Mumbai: Many street vendors risk missing out on credit loan program
Resistance by BMC employees to receiving hard copies of documents submitted by the general public during the Covid-19 pandemic is likely to cause more than one million street vendors in Mumbai to lose the benefits of the loan-to-credit program of the Union government.
Last month, the Union’s Ministry of Housing and Urban Affairs announced a program to provide an affordable loan of up to Rs 10,000 to more than 50 lakh street vendors across the country, who have lost their means. livelihood after the country imposed the lockdown on March 24.
On May 20, the Center wrote to all states and union territories, seeking a list of these hawkers with details such as Aadhaar card, PAN card, and bank account number, so that the loan amount can be transferred directly.
Following the letter from the ministry, the BMC licensing department wrote to the city’s 24 neighborhoods to compile these lists within 15 days. The civic body, as part of its investigation under the Street Vendors (Protecting Livelihoods and Regulating Street Vendors) Act 2014, identified a lakh peddler in Mumbai. He recorded details such as Aadhaar card, PAN card, and addresses of hawkers, but not their bank account numbers.
To take advantage of the program, registered hawkers must provide their bank details to ensure that the money is directly deposited into their accounts. However, as these details were not submitted, hawkers rushed to BMC parish offices to submit them.
City officials, however, have refused to receive documents from the general public due to the pandemic.
The hawkers said that when they went to local offices to submit bank details, city officials refused to accept the same on the grounds that, due to Covid-19, its shipping section did not accepted no document.
The AITUC Hawkers Union has written to City Commissioner Iqbal Singh Chahal and Chief Minister Uddhav Thackeray in this regard. “Since the ministry said that all hawkers surveyed would get benefits, BMC should put in place a mechanism to collect bank details from all hawkers, whether they are eligible or not. He should create a website where hawkers can submit their contact details if they do not accept the documents. The BMC’s decision will leave many hawkers out of the program, ”said Syed Haider Imam, general secretary of the union, who is also associated with the National Hawkers Federation which had asked for help for street vendors.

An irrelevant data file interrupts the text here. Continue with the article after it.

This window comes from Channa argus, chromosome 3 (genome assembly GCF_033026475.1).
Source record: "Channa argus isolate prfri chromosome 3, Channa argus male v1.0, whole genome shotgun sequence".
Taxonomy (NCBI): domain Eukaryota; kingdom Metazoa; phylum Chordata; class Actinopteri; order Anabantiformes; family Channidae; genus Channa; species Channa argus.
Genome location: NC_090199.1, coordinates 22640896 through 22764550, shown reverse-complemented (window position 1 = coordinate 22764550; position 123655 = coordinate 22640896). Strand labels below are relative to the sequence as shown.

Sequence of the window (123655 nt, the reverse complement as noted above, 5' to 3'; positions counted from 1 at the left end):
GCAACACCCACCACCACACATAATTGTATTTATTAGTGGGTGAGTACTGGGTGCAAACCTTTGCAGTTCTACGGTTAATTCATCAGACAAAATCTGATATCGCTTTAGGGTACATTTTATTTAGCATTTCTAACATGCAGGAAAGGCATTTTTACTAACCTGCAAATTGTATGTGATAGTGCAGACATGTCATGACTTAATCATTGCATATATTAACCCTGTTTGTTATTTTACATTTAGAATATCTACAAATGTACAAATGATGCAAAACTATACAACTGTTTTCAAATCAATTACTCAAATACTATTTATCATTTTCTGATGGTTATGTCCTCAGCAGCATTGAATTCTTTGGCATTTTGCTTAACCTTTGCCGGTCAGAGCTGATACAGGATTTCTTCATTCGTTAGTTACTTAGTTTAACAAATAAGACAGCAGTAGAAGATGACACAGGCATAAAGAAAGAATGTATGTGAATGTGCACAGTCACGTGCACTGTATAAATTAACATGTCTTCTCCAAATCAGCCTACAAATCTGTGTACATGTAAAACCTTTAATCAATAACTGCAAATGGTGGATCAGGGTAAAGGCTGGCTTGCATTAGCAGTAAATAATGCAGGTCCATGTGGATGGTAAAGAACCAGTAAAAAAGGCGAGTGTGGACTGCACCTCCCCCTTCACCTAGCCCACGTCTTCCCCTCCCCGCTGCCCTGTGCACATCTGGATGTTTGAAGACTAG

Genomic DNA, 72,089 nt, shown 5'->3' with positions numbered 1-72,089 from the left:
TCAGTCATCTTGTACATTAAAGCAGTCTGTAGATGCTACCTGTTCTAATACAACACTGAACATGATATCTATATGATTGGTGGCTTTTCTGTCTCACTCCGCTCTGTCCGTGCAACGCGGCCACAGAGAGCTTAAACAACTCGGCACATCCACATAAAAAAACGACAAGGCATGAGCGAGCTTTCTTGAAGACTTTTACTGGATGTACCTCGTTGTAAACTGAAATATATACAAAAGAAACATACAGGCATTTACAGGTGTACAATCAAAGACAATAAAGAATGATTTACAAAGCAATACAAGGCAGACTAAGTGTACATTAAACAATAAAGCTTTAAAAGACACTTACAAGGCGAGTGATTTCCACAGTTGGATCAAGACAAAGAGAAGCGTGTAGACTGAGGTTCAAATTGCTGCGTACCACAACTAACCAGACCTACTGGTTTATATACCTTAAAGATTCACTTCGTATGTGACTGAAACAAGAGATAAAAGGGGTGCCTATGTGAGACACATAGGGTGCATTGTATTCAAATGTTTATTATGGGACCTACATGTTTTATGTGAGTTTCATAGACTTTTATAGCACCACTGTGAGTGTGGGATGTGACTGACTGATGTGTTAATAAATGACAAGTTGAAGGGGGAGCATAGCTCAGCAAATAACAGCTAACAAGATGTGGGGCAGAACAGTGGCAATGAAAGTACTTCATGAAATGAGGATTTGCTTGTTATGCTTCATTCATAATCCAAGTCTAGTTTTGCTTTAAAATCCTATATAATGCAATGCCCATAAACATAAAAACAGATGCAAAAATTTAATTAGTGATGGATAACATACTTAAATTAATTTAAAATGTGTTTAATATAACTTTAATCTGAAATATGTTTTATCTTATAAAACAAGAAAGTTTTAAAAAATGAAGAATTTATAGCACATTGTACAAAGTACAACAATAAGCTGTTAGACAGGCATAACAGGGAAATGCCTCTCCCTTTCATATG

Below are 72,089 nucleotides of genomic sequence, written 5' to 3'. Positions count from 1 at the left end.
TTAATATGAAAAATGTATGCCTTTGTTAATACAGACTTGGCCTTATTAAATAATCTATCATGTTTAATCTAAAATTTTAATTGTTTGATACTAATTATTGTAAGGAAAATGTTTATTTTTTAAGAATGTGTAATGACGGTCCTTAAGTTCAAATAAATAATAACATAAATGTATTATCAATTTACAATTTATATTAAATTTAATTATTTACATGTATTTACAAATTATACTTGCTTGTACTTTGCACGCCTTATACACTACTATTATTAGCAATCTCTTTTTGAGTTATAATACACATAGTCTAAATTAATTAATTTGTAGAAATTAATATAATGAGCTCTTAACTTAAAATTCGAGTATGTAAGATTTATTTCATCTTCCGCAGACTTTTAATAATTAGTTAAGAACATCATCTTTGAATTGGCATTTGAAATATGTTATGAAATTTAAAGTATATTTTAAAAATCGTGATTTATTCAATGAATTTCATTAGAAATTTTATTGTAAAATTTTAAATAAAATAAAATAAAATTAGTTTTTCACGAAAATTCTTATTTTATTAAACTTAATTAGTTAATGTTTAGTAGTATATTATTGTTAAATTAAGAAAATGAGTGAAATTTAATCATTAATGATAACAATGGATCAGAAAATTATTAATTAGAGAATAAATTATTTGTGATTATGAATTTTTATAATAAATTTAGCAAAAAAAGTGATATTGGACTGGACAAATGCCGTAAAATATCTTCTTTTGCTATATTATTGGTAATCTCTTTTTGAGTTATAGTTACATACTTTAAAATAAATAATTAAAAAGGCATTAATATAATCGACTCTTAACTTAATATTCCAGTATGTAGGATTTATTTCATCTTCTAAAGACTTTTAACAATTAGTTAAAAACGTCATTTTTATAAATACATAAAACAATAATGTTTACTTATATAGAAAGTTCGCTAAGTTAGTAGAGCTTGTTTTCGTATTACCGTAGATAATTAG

“If the municipal staff is busy, the civic body can get help from members of the city’s central and zonal sales committees to collect bank details. If the list is sent to the ministry without bank details, the very purpose of helping street vendors will be defeated, ”he added.
Narendra Gosavi, who has been peddling for about 25 years near Kamgar Nagar in Kurla East, said: “After the lockdown, for the first two months, I managed to run my family. But now my savings are up. Because there is no income for about two and a half months. I have a family of 13 to feed. Right now, Rs 10,000 will help a lot. But I don’t know how I will get it because BMC does not provide our bank details to the government. “
Deputy Superintendent (License) Neela Patange admitted to compiling a list of hawkers without collecting their bank details. When asked how these hawkers would get benefits without bank details, she replied:
“Our job was to compile a list and send it to the municipal administration management with a no-objection certificate stating that these hawkers can benefit from the benefits. They will take care of the bank details of the hawkers.
However, Pandurang Jadhav, director of the municipal administration branch, said the problem would be rectified “at a later stage.” “I had no idea BMC had already started the process of collecting data on hawkers. Recently we have received directives from the central government and soon we will be developing a plan. If there is a problem, like what the union says about hawkers’ bank details that are not collected, then it can be rectified at a later stage, ”he said.